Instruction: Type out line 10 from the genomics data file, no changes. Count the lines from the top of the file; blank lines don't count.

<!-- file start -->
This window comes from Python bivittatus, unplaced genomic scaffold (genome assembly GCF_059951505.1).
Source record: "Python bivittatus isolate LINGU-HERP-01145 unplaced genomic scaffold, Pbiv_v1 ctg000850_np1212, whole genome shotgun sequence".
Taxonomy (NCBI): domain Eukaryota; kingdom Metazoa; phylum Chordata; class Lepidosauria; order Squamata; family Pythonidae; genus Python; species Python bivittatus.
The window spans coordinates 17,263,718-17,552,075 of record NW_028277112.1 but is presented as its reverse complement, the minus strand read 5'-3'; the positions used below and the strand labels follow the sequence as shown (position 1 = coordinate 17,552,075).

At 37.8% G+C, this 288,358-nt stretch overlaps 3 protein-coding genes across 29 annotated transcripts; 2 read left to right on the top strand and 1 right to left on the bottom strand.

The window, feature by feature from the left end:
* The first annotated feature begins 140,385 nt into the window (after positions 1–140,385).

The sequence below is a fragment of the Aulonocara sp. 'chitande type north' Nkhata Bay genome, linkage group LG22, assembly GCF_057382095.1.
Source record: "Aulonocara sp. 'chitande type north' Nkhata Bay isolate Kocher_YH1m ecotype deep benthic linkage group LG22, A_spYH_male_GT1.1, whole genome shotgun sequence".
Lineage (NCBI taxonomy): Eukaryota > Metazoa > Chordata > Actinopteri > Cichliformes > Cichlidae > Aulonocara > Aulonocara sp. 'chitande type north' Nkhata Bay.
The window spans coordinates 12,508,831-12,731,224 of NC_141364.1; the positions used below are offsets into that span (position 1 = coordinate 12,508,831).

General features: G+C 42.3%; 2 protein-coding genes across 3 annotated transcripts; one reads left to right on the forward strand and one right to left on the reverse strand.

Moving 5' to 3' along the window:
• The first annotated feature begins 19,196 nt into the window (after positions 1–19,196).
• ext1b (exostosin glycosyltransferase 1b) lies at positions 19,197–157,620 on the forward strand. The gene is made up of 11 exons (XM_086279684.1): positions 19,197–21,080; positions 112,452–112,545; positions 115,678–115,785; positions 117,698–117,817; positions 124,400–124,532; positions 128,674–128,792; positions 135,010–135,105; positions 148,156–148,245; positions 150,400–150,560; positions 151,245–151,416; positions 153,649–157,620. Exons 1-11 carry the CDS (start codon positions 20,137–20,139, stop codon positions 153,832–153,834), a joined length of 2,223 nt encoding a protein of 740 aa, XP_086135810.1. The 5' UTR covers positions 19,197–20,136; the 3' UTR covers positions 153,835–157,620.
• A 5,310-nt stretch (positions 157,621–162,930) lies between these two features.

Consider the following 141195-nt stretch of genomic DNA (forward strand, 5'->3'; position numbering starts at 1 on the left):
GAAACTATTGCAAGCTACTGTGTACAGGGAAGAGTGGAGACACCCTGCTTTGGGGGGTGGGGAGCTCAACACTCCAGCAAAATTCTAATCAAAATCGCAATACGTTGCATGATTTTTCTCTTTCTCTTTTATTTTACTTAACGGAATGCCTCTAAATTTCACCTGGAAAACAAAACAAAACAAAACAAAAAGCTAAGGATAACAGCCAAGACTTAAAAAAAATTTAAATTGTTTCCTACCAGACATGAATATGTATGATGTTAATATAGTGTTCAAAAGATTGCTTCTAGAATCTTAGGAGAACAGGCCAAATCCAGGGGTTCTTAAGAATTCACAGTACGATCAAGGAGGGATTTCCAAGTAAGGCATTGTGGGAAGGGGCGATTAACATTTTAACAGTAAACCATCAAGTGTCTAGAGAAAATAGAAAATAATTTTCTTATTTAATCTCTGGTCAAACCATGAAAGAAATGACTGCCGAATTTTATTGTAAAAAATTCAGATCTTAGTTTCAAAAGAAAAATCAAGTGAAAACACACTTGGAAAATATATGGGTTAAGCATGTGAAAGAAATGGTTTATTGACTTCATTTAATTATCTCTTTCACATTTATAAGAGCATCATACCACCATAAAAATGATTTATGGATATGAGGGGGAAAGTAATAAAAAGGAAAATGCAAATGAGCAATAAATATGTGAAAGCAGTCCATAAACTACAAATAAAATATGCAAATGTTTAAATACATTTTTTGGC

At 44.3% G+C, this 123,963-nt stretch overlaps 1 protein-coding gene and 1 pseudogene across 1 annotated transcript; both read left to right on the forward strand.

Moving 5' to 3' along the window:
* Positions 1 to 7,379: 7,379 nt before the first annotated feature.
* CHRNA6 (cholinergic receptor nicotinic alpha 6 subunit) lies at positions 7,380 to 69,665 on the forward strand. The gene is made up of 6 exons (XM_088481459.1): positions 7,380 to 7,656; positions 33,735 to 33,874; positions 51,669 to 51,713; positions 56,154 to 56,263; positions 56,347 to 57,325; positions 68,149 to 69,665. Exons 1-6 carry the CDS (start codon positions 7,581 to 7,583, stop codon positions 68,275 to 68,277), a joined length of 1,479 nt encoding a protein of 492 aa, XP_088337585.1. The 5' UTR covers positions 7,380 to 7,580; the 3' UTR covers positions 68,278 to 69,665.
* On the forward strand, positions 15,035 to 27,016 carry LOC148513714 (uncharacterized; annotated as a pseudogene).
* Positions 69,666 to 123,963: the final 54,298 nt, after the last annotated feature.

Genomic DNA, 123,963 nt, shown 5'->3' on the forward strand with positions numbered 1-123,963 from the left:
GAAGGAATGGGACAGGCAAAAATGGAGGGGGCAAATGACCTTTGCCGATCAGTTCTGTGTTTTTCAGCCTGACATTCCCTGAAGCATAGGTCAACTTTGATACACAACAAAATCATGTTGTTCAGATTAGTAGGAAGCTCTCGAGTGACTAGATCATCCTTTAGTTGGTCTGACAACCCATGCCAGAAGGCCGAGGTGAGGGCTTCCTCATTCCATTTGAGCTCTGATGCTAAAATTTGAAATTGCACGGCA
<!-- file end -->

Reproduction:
Lineage (NCBI taxonomy): Eukaryota > Metazoa > Chordata > Actinopteri > Cichliformes > Cichlidae > Aulonocara > Aulonocara sp. 'chitande type north' Nkhata Bay.